Researchers in Australia have found that a confined reaction environment created by copper atoms arranged into pyramid-like structures can selectively transform carbon dioxide and carbon monoxide into ethylene glycol.1 As well as identifying a new reaction mechanism for producing a valuable diol with varied industrial applications, the work highlights the potential of designing reaction environments to increase catalyst selectivity and efficiency.

An image showing the spatial-confinement induced electroreduction

Source: © Shizhang Qiao/The University of Adelaide

DFT computations show that the unique spatial-confinement induced by copper nanopyramids is crucial to selectively generating ethylene glycol through a new reaction pathway

‘Electrocatalytic conversion of carbon dioxide to chemicals and fuels has been viewed as a promising path for meeting the carbon-neutral goal advocated by the Paris Agreement,’ explains Ling Chen, from the University of Adelaide. ‘Its successful implementation, however, is contingent upon the development of high-selectivity and energy-efficient catalysts.’ Carbon dioxide can be converted electrochemically into single- and multi-carbon products. But producing alcohols is more challenging than forming hydrocarbons, and selectively producing higher-value C2 chemicals such as ethylene glycol remains elusive. ‘To the best of our knowledge, a complete route for electrosynthesis of diols from carbon monoxide and carbon dioxide has never been reported before either experimentally or theoretically,’ says Chen.

Diols are industrially important intermediates and building blocks. Currently, the main technology for producing ethylene glycol at scale is energy- and cost-intensive. Ambition to address the increasing effects of greenhouse gases and develop more sustainable means of making ethylene glycol inspired Chen and colleagues to investigate the potential of densely packed copper nanopyramids for electrochemically producing ethylene glycol from carbon dioxide or carbon monoxide.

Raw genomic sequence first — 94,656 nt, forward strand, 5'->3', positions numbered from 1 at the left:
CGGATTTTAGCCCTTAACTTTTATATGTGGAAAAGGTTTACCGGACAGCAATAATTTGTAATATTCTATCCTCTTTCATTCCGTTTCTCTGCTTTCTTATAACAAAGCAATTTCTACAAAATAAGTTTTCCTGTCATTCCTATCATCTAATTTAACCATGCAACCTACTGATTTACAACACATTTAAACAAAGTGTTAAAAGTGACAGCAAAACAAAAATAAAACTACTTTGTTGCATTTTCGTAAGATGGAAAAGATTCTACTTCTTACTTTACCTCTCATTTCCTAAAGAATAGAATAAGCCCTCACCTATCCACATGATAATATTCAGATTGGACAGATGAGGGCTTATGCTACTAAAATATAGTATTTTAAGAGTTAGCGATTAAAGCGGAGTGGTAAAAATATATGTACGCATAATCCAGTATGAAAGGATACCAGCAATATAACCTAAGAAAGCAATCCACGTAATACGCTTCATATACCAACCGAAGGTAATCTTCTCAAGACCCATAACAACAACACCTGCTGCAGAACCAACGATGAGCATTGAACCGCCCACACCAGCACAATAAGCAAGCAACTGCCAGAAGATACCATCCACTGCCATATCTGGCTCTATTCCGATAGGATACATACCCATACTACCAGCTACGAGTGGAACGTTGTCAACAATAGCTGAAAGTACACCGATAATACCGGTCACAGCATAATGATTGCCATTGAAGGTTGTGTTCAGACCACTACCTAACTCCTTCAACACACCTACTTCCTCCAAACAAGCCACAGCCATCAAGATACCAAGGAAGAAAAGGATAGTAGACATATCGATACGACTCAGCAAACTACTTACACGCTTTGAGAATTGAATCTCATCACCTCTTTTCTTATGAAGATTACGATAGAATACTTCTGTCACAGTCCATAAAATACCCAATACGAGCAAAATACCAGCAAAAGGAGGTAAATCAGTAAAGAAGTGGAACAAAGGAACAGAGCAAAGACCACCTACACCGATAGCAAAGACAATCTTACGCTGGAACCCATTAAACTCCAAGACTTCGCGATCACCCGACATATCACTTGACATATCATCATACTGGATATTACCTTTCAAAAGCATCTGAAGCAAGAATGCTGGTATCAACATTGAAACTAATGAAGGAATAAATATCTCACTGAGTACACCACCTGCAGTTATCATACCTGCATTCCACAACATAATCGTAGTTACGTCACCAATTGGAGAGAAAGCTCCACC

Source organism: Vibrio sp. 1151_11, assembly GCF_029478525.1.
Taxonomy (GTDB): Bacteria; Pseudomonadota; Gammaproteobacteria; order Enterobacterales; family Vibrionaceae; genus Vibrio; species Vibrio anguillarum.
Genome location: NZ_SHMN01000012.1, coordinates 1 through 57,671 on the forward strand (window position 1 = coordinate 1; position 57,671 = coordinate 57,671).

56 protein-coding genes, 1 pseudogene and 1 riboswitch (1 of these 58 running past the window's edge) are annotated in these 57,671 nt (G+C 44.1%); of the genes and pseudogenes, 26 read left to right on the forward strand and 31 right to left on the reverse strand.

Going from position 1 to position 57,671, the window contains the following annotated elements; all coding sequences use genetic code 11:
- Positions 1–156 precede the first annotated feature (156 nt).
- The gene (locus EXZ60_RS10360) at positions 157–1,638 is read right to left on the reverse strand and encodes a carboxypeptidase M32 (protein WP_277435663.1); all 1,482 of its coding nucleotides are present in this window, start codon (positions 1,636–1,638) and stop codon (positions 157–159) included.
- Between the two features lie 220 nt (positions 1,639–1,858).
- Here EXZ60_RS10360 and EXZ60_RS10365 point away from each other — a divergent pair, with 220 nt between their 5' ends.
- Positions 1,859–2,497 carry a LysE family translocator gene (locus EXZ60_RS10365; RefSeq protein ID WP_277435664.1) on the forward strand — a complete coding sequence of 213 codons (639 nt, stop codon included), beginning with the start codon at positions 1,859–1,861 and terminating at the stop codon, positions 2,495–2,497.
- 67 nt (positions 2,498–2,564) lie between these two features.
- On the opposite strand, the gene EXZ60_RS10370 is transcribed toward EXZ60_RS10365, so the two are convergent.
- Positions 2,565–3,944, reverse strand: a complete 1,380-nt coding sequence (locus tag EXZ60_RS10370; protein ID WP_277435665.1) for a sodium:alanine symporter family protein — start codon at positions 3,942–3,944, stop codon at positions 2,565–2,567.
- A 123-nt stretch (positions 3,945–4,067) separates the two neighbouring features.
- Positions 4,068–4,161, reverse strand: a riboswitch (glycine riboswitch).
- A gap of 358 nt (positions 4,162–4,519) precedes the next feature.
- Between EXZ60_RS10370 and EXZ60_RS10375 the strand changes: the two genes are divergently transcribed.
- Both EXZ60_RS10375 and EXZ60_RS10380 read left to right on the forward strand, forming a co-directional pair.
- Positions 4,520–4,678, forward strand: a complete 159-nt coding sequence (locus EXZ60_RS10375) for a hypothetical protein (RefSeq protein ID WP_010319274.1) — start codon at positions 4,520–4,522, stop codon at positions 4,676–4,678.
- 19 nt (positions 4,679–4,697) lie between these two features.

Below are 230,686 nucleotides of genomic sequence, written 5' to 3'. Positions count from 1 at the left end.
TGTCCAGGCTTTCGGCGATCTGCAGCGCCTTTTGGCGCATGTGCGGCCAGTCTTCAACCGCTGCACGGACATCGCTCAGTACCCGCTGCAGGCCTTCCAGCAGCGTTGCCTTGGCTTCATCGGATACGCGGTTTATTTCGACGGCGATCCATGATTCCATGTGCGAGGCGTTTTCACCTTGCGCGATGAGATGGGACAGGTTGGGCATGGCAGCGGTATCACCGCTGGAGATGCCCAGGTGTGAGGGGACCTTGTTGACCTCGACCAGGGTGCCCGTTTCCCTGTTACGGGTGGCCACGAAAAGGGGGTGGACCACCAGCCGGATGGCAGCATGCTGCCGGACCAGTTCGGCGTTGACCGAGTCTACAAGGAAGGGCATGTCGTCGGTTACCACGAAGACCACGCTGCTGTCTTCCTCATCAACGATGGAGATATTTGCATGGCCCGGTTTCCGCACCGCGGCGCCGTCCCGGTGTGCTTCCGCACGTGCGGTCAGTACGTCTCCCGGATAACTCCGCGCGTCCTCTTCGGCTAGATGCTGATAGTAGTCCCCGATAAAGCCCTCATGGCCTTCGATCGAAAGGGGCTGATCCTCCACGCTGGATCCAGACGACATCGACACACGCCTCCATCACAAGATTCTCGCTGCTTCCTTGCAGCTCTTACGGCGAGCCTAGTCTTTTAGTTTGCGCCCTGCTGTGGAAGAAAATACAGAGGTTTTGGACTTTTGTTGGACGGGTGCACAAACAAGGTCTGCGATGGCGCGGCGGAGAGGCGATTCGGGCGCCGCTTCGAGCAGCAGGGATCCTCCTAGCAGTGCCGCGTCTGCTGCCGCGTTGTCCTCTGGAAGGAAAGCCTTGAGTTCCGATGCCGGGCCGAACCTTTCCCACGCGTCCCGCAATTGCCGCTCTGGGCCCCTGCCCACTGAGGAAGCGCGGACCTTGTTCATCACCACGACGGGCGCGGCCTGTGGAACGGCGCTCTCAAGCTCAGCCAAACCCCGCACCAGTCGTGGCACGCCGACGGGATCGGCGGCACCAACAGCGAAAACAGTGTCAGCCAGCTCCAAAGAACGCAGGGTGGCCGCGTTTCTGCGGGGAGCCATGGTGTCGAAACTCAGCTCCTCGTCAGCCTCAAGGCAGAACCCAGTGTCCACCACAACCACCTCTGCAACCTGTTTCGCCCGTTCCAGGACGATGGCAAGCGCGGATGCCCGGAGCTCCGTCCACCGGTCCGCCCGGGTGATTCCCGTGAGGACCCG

Previously, the researchers showed2 computationally that shaping the copper catalyst as a pyramid would increase electrocatalytic activity and selectivity for C2 products. This was attributed to improved adsorption, the presence of preferable sites for C–C coupling and enhanced electron transfer. Building on this work, the team used density functional theory calculations to demonstrate that the environment created by neighbouring copper nanopyramids enables selective conversion of carbon dioxide and carbon monoxide to ethylene glycol.

The Adelaide researchers also uncovered the reaction pathway that facilitates direct electrosynthesis of ethylene glycol. This pathway is not favourable on a planar copper surface or less densely packed nanopyramids. Closely arrayed copper nanopyramids allow the formation of an extra O–Cu bond between adsorbed COH–CO and copper on an adjacent pyramid. Such atomic arrangement not only promotes C–C coupling but also preserves oxygen atoms against dehydroxylation. The extra bond also enhances hydrogenation to ethylene glycol by lowering the formation barrier to key intermediate COH–CHO and kinetically suppresses the usual dominant pathways.

‘Reactivity in spatial confinement is essential to many biological processes in nature,’ comments Reshma Rao, of Imperial College London, UK, who researches electrochemical reactivity at interfaces. She says insight from this work ‘provides a framework for experimentalists to rationally exploit nanoconfinement effects and alter the local reaction environment to produce high-value products from carbon dioxide.’